the concentration of ammonia and the amount of tannin in the oak.

5. To hold the work for carving, fix strips of wood to the bench around the edges of the panel

Carving the tracery

6. Starting with one of the small mouchettes in the outer corners, use a 16mm, No.9 curved gouge or similar to carve a cove around the inside of it up to the pattern line. The cove should be as deep as it is wide and the bottom edges of all the coves should be at the same level. Take care to carve ‘downstream’ with the grain

7. Where the grain changes direction in the curves, carve downwards across the grain with a shallow gouge to get a clean cut

8. Shape the coves into a neat mitre in the corner, using a shallow gouge such as a 10mm, No.3

9. Move on to one of the bigger mouchettes and carve the cove as before. Where the two mouchettes meet, take great care to make them touch with a neat sharp ridge

Top tips
1. The key to neat carving is to approach every cut from the right direction. I use a sturdy freestanding bench 530mm square, which I can walk around so I don’t have to keep moving the work.

2. When cutting out tight curves with a jigsaw, it is best  to use a 4mm blade. You’ll find that it will get very hot, so keep it moving to reduce the amount of scorching on the wood.

3. Avoid using abrasives on oak; they give it a dull opaque finish and blur the detail. A good tooled finish will give you a naturally shiny surface and crisp edges that will look more lively. Practise working the carving to its final finish by making slicing cuts with sharp tools of the right size and profile.

4. Use a skew chisel for making clean cuts across short grain. Its angled cutting edge slices through the wood fibres instead of pushing against them and tearing them out.

10. The larger mouchettes have a long thin tail and a slight ogee (backward) curve on one side. Using a skew chisel here will allow you to make a sharp mitre where the coves meet in the tail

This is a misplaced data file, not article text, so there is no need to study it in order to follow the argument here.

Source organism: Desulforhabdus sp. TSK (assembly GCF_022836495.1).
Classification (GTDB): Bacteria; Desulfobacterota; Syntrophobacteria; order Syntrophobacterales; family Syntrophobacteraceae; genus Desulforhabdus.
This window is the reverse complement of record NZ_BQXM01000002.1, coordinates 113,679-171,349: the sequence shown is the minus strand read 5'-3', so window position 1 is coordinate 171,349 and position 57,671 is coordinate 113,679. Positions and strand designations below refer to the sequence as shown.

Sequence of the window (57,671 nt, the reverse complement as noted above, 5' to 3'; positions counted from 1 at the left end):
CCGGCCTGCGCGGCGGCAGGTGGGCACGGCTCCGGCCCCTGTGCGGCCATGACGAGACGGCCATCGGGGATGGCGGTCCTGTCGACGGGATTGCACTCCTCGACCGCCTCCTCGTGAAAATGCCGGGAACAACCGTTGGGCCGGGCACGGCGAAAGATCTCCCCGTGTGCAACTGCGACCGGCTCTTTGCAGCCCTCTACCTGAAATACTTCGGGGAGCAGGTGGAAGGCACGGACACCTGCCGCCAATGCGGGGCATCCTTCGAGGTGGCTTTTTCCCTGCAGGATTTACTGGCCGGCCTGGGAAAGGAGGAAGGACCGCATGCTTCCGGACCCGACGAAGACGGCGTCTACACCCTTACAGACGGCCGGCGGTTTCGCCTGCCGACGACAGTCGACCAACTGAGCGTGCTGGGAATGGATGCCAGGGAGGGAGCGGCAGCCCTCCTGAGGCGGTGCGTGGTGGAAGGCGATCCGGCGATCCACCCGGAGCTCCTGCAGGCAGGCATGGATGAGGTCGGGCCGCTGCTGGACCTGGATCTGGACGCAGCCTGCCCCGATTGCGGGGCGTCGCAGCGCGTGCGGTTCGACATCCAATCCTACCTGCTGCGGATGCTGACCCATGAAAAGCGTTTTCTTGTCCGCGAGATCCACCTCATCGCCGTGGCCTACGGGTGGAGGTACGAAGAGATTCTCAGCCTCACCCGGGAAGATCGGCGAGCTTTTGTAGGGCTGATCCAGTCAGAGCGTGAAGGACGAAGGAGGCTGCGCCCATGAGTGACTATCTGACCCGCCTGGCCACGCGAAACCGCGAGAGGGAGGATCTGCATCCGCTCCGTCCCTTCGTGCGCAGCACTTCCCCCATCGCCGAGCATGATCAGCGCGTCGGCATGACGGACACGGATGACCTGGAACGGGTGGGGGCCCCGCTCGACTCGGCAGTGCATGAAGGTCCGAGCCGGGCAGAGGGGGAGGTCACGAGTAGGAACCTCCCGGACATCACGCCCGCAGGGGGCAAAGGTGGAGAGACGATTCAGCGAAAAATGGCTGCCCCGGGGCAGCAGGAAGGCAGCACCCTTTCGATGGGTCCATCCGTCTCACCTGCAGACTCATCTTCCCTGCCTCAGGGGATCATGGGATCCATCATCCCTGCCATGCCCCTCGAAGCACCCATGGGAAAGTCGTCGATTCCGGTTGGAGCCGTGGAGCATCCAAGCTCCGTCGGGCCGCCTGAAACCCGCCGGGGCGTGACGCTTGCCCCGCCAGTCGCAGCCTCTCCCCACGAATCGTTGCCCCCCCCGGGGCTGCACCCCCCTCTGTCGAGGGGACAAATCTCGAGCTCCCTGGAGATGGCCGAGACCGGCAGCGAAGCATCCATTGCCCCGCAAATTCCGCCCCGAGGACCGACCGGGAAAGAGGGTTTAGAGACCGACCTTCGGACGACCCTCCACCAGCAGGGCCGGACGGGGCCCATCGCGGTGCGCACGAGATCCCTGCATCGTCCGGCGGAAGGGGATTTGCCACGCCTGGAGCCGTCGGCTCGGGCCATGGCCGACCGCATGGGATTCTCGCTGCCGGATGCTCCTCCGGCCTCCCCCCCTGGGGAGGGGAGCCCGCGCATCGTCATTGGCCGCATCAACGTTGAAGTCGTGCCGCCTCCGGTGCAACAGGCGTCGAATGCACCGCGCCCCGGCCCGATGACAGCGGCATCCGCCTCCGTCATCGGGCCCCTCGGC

11. Complete the neighbouring mouchettes and carve the ‘eyes’ in the triangles between the curves. Eyes are a key feature of tracery and need to be neat. Cut an incised ‘V’ in the eye with the sides following the curve of each adjoining mouchette, with sharp mitres where the sides meet. Remove the carbon paper pattern lines by slicing very carefully and finely along each ridge

12. Repeat the whole process to complete the tracery in all four of the openwork sections. Tidy up the vertical edges inside the openwork to remove all scorch marks and make sure the voids are perfectly shaped

13. You can now turn the carving over and put a small chamfer around the bottom edge of each void to give it a neater appearance from the front

Carving the spandrels

14. Start the spandrels by carefully carving a chamfer along the ridges beside the mandalas and the edges of the panel. Slope this into the leaf. The ridge on the end-grain side of the panel is liable to crumble, so use a slicing cut from a skew chisel to avoid this

15. Cut the scallops around the edges of the leaf and shape the chamfer into them

16. Isolate the roundel in the middle of the leaf by cutting a groove round it, then cut a ‘V’ along each main
vein line, starting shallow at the corners and getting deeper towards the middle

17. Use a broad shallow gouge to carve a smooth hollow in the leaf down to a depth of about 4mm in the middle

18. Re-cut the main vein lines with a skew chisel; this will allow you to achieve a clean edge. Round over the roundel and put a hollow in the middle of it. Use the skew chisel again to cut the deep ‘V’ midway in each side of the leaf

19. You can now begin to cut fine secondary veins all along the leaf by making ‘chip’ cuts with a gouge of the right size and profile – preferably a No.3, 20mm

20. Tidy up the scallops at the edges with a sloping cut into the chamfer. Finish the leaf with rows of tiny holes made with a 2mm veiner – push it in vertically and rotate it

21. Repeat the process with the rest of the spandrels. Check the carving with the light at different angles and tidy up any rough bits, which will ensure that you get a good sharp glossy finish straight from the tools. Don’t use abrasives on oak as it kills the finish


22. Polish the oak to a soft satin sheen with a good wax polish. Use a stiff brush to work the wax into the crevices, then buff it up several times with a dry cloth

23. Hang it in a place where the light strikes it sideways to show up the shallow details on the leaves. The completed Gothic panel should look something like this



Leave A Reply

This site uses Akismet to reduce spam. Learn how your comment data is processed.